TV

Accidental journalist Ross Kemp: 'People think I take myself very seriously. They don't know me'

Ross Kemp on discovering deep sea treasure, snot blocks and his surprising journey from Albert Square to Afghanistan.

Ross Kemp - Deep Sea Treasure Hunter

Ross Kemp - Deep Sea Treasure Hunter. Image: © A&E Television Networks

It must, you think, be weird to be Ross Kemp. One minute you’re a TV mechanic married to Martine McCutcheon, the next, you’re in LA talking to some kid who’s prepared to go to battle to the death with a rival gang and wondering, “How did he end up like this? Why him and not me?” A few years later, and you’re looking a warlord in the eye in the Congo, then shivering on a Cardiff street, posing as a rough sleeper as everyone pretends not to see you. Then you’re presenting a primetime Saturday night celebrity quiz show, and then you’re diving the site of the most British shipwreck of all time, Henry VIII’s Mary Rose, and worrying because your nose is too squishy for the “snot block”. 

“Yeah, the snot block,” says Kemp, demonstrating for me. “When you’re diving, normally you pinch your nose to equalise the pressure in your ears, but we use full face masks, so obviously you can’t. So they have this thing called a ‘snot block’, you press your nose against it to create the seal so you can equalise the pressure, only…” here he pushes in his own nose, which does, indeed, squish down against his face. “My nose is too squishy for it. Great if you’re a boxer, rubbish if you’re a diver.”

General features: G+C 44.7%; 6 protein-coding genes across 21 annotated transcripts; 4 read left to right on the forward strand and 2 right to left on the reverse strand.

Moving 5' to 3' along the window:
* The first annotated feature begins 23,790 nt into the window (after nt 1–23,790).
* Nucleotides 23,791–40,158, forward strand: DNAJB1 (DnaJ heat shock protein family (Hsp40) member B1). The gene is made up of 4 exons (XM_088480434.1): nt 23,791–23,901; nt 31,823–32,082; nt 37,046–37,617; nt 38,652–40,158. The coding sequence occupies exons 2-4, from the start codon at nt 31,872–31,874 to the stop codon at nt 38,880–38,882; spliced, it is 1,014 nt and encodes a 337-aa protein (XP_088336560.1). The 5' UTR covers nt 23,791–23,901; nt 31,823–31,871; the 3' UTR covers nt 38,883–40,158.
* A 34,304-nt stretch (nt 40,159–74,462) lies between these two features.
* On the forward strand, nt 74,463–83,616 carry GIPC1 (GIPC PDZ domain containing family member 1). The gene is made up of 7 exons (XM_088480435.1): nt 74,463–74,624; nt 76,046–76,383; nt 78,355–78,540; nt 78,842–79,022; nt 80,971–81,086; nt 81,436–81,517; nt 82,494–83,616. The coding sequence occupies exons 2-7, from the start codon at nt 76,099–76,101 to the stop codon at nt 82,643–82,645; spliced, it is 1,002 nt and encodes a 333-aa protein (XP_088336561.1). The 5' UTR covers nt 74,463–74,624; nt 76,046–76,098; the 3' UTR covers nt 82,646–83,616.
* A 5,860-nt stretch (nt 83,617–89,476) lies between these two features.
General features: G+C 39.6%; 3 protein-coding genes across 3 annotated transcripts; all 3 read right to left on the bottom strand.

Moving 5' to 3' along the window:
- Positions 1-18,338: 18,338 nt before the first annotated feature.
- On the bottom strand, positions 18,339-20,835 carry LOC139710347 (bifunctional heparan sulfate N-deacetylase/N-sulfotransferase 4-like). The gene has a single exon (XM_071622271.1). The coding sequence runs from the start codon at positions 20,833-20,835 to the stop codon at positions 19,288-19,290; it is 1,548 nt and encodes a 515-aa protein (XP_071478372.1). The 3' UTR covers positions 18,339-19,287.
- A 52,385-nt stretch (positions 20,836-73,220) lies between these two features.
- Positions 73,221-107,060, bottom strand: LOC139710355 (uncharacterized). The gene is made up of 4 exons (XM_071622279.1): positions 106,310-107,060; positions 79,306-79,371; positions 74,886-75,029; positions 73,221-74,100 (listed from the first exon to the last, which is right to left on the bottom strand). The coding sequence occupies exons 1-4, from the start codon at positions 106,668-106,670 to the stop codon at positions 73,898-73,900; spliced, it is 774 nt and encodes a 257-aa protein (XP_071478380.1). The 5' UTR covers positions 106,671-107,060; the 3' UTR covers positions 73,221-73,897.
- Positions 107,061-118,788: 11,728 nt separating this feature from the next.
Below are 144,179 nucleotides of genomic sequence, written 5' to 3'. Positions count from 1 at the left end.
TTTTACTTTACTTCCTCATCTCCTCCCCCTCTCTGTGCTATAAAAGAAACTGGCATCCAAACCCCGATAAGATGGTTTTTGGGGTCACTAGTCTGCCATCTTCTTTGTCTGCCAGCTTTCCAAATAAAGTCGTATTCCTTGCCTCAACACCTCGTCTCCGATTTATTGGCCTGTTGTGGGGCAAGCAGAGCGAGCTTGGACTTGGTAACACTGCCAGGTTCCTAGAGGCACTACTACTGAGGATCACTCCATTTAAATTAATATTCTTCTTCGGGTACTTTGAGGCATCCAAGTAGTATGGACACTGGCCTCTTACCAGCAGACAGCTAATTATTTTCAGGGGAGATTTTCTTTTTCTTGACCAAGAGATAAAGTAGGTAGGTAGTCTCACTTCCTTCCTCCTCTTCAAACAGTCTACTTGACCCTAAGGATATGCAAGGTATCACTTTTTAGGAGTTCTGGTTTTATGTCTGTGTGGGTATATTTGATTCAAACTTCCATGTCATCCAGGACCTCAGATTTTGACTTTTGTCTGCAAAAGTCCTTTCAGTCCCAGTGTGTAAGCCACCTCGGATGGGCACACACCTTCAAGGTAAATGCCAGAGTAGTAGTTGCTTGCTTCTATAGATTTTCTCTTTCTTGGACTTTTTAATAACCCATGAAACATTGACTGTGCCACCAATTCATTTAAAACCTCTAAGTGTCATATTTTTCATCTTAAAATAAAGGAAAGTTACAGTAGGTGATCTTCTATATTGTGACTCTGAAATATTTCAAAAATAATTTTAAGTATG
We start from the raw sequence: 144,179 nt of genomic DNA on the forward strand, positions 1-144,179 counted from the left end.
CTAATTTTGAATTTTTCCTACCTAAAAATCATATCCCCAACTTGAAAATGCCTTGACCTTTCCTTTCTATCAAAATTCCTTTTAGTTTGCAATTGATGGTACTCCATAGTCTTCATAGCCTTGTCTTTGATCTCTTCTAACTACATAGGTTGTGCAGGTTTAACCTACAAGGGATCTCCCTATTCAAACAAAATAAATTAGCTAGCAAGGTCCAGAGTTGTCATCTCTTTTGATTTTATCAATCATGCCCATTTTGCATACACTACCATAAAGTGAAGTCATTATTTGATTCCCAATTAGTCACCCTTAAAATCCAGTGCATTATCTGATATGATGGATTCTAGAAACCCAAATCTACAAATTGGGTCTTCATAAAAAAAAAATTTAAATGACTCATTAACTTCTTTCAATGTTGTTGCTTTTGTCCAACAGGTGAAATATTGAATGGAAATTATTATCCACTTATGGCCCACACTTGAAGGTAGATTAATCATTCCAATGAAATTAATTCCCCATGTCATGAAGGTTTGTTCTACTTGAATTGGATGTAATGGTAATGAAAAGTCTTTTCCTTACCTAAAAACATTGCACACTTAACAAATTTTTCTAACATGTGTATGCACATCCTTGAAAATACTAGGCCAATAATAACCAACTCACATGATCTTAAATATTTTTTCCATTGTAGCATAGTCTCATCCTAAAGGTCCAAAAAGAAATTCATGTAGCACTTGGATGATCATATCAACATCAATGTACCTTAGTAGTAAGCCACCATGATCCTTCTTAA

With Steve McFadden as Phil and Grant Mitchell. Image: Boldizsar/Shutterstock

Snot blocks. Wreck diving. Maritime history. It’s just another set of skills picked up by the closest thing British television has to a Swiss army knife. April 10 sees the second series of Kemp’s latest documentary series, Ross Kemp: Deep Sea Treasure Hunter, come to Sky History, in which the actor/documentarian combs the sunken mysteries of the deep, exploring shipwrecks around the world. This series takes him from the resting place of the Mary Rose at the bottom of a freezing Portsmouth harbour to risking shark attack as he searches the wreck of the SS Carnatic in the Red Sea, to the coast of Normandy to explore vessels sunk on D-Day.  

Kemp, who became a fully qualified and accredited diver for the project, might seem a weird choice at first for a show that is primarily about archaeology, but as with all his documentaries, that’s exactly why it works. He may have got the diving down, but he’s no historian and as he picks through the past, learning as he goes, so do we.  

Ross Kemp: The Fight Against ISIS
Ross Kemp: The Fight Against ISIS. Image: © Dave Williams / Sound Ltd

“My job is to be a conduit for what Mallory is saying,” he says of his marine archaeologist co-star, Mallory Hass. “I’m there to contextualise what she’s saying and pass it on to an audience.” It’s a responsibility Kemp finds thrilling. “I do find it kind of annoying how many times I go ‘wow’,” he admits, “but I don’t think you can lie about the excitement that you feel when you find something or touch something, particularly on the Mary Rose. You’re touching something that hasn’t been seen or used by another human being for 500 years. For me, who grew up as a lover of history, it’s like shaking hands with ghosts. And it’s all tangible storytelling – real history happening in front of you. Everything we find is genuine. You couldn’t fake it.” He stops for a second, and in a deadly serious tone that is pure accidental Alan Partridge, adds “It would be against Ofcom regulations.”